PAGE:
Mark Kayser: That is a huge issue since the tax dollars generated by hunters and anglers goes toward wildlife management. Who is going to pay for it if those numbers continue to dwindle? The best thing you and I can do is to become a mentor. Share the hunting experience. Invite others to the range to enjoy shooting sports. And any time you have extra game meat you should share it with a nonhunter. Explain to them that this is true organic food from the greatest renewable resource in America. In short, be a mentor.

Sharon, Mark's wife, tagged this tom in the spring of 2019. Their dog Sage sat quietly behind them to watch the entire hunt, copyright Mark Kayser
Sharon, Mark’s wife, tagged this tom in the spring of 2019. Their dog Sage sat quietly behind them to watch the entire hunt, copyright Mark Kayser

HuntTested: You’re an accomplished elk hunter, what’s your best elk hunting tip?

Mark Kayser: My best elk hunting tip is to be in the best physical shape possible. Public-land elk hunts can be grueling, both physically and mentally challenging. By being in shape you can walk away from the roadside hunting crowd, climb to the top of steep basins to find elk in a refuge setting and pack out your trophy after you find success. Going into an elk hunt without being physically fit is like going to a gunfight with no ammunition. If you have lots of money you can disregard this and book a ranch hunt for $10 grand and up.

HuntTested: What are some of your favorite items of hunting gear and why?

Mark Kayser: I love backpacks although I’m not a junkie to try out new models every year. I have several old, reliable packs that have helped me remove hundreds and hundreds of pounds of elk meat from the mountains. I also have an old Cabela’s backpack that has ferried literally thousands of pounds of antlers from the mountains during my spring shed hunting trips. Those packs may not be as “cool” as some of the latest, but they sure do the job and are packed with memories.

I also rely on two other items all the time: my boots and a good binocular. I typically wear a pair of boots out every two years so I get to test new ones routinely. I’m currently shopping for a pair of Zamberlan boots. As for optics, I’m in love with the Sig Sauer KILO3000BDX laser rangefinding binocular.

HuntTested: Bow or Rifle?

Mark Kayser: For rifles, I’m sold on Bergara’s lineup and have been pounding coyotes this fur season with the Premier Approach in 6mm Creedmoor fed with Hornady ELD Match ammunition. Last year I bowhunted with the Prime Logic CT3 and arrowed a hefty buck in Kansas with it. Two thumbs up for sure!

HuntTested: Where can people find your articles and videos?

Mark Kayser: Literally you can find my articles almost anywhere. I write for Bowhunting World, American Hunter, NWTF Turkey Country, Mule Deer Foundation, Bowhunter, Predator Xtreme and many more. Google my name and dozens upon dozens of articles will appear. For up-to-date videos always check Deer & Deer Hunting, www.deeranddeerhunting.com, or go to www.markkayser.com and visit my social media sites.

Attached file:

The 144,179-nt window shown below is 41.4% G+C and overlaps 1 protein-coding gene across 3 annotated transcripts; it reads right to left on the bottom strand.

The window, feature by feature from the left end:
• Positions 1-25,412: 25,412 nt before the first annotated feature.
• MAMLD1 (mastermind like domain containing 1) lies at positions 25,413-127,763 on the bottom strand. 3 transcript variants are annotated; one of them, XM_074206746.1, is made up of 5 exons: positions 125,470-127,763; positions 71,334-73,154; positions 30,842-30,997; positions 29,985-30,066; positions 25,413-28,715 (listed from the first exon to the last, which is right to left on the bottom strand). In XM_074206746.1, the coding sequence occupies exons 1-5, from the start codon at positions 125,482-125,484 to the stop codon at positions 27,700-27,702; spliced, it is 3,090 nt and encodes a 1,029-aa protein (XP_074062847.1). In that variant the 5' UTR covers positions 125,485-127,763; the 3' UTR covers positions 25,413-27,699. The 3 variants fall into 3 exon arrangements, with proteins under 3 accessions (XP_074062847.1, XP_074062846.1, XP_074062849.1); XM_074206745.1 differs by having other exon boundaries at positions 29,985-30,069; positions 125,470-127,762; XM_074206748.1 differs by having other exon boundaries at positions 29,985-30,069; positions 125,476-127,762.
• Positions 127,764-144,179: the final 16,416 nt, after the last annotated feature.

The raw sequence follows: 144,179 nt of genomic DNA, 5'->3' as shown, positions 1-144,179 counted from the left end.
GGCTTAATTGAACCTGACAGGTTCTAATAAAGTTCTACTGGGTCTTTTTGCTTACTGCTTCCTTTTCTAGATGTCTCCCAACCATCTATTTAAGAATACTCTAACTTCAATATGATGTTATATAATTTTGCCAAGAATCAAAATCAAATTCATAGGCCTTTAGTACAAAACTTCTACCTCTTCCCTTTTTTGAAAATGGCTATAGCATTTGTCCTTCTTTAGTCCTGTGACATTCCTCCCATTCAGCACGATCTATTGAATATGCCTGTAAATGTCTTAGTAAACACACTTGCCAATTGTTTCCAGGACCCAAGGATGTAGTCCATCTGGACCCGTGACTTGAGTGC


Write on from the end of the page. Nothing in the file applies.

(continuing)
Pro Tip: “Going into an elk hunt without being physically fit is like going to a gunfight with no ammunition.”

HuntTested: What’s next for you?

Mark Kayser: I plan on continuing to share my hunts in any means possible. I enjoy producing video content, I love writing and I am always looking for the next, new image to post on my social media. I’m working on a new Facebook tactical show for Deer & Deer Hunting that will provide short tips and tactics to help hunters succeed on their next deer hunt. And yes, I plan to hunt as much or more than I’ve done in the past. Hopefully, it won’t get in the way of work … wink-wink!

HuntTested: Anything you wished we had asked you about?

Mark Kayser: Besides a productive career, my other great love is my family. I’m married to a very supportive wife, Sharon, who has been my business partner throughout this journey in addition to holding down a full-time job and raising our family. We have two great kids. Cole is our oldest and was my main hunting partner until he accepted an appointment to the U.S. Military Academy at West Point. He had to choose between that and the Naval Academy, but he decided to “Go Army!” He graduates this coming spring and will spend the next 5 years, or longer, serving and protecting our country. My daughter Katelyn is a junior at the University of Wyoming. Before she started down her graphic arts road she was my hiking partner and my spring turkey hunting comrade. School makes it difficult to get away now, but she and I do escape to the mountains when time allows. My best friend, besides family, is my border collie Sage. She has ventured into the backcountry with me more than any other person. Whether hunting shed antlers, decoying coyotes or simply summer scouting, Sage is always by my side and quivering for more action.

The Kaysers taking a break during a backcountry hike in Wyoming, copyright Mark Kayser
The Kaysers taking a break during a backcountry hike in Wyoming, copyright Mark Kayser

Thanks, Mark! It was great to have you as a guest on HuntTested!

Connect with Mark at MarkKayser.com